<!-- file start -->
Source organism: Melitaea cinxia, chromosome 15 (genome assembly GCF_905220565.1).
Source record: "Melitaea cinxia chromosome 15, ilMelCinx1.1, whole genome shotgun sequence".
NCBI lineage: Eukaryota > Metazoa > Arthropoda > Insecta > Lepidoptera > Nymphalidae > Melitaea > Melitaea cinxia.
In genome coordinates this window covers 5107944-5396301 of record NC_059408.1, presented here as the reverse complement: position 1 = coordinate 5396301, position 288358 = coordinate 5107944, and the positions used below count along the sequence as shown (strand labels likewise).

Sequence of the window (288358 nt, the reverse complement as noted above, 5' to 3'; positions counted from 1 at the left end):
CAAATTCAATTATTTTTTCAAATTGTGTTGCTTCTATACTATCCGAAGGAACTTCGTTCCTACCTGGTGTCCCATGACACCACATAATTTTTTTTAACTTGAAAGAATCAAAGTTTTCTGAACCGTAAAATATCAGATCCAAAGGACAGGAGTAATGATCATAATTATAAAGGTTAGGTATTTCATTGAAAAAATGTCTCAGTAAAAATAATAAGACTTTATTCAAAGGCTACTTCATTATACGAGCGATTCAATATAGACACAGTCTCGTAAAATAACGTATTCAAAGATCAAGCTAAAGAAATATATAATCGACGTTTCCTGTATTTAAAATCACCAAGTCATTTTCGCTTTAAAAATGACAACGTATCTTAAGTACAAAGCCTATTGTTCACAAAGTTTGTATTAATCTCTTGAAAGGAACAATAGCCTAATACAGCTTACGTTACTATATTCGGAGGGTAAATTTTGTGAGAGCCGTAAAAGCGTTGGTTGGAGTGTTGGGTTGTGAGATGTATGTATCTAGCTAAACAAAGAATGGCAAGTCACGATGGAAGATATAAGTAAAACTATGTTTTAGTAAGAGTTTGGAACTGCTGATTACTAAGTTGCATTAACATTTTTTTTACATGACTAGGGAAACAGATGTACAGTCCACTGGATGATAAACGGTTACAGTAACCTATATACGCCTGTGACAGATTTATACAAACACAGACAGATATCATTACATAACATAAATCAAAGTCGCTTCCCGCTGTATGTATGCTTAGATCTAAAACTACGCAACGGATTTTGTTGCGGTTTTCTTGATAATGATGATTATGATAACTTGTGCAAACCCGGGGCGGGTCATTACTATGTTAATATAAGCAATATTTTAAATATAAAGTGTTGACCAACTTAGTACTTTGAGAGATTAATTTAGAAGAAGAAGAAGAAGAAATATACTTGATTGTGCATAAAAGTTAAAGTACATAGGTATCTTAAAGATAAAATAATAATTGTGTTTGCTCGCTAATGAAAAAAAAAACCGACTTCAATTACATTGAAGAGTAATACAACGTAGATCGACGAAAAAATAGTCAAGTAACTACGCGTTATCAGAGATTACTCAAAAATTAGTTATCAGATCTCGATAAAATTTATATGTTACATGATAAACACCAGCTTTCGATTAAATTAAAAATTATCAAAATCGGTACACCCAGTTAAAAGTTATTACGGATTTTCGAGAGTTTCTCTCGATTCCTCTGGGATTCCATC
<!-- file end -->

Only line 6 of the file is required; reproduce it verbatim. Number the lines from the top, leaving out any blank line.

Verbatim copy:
CAAATTCAATTATTTTTTCAAATTGTGTTGCTTCTATACTATCCGAAGGAACTTCGTTCCTACCTGGTGTCCCATGACACCACATAATTTTTTTTAACTTGAAAGAATCAAAGTTTTCTGAACCGTAAAATATCAGATCCAAAGGACAGGAGTAATGATCATAATTATAAAGGTTAGGTATTTCATTGAAAAAATGTCTCAGTAAAAATAATAAGACTTTATTCAAAGGCTACTTCATTATACGAGCGATTCAATATAGACACAGTCTCGTAAAATAACGTATTCAAAGATCAAGCTAAAGAAATATATAATCGACGTTTCCTGTATTTAAAATCACCAAGTCATTTTCGCTTTAAAAATGACAACGTATCTTAAGTACAAAGCCTATTGTTCACAAAGTTTGTATTAATCTCTTGAAAGGAACAATAGCCTAATACAGCTTACGTTACTATATTCGGAGGGTAAATTTTGTGAGAGCCGTAAAAGCGTTGGTTGGAGTGTTGGGTTGTGAGATGTATGTATCTAGCTAAACAAAGAATGGCAAGTCACGATGGAAGATATAAGTAAAACTATGTTTTAGTAAGAGTTTGGAACTGCTGATTACTAAGTTGCATTAACATTTTTTTTACATGACTAGGGAAACAGATGTACAGTCCACTGGATGATAAACGGTTACAGTAACCTATATACGCCTGTGACAGATTTATACAAACACAGACAGATATCATTACATAACATAAATCAAAGTCGCTTCCCGCTGTATGTATGCTTAGATCTAAAACTACGCAACGGATTTTGTTGCGGTTTTCTTGATAATGATGATTATGATAACTTGTGCAAACCCGGGGCGGGTCATTACTATGTTAATATAAGCAATATTTTAAATATAAAGTGTTGACCAACTTAGTACTTTGAGAGATTAATTTAGAAGAAGAAGAAGAAGAAATATACTTGATTGTGCATAAAAGTTAAAGTACATAGGTATCTTAAAGATAAAATAATAATTGTGTTTGCTCGCTAATGAAAAAAAAAACCGACTTCAATTACATTGAAGAGTAATACAACGTAGATCGACGAAAAAATAGTCAAGTAACTACGCGTTATCAGAGATTACTCAAAAATTAGTTATCAGATCTCGATAAAATTTATATGTTACATGATAAACACCAGCTTTCGATTAAATTAAAAATTATCAAAATCGGTACACCCAGTTAAAAGTTATTACGGATTTTCGAGAGTTTCTCTCGATTCCTCTGGGATTCCATC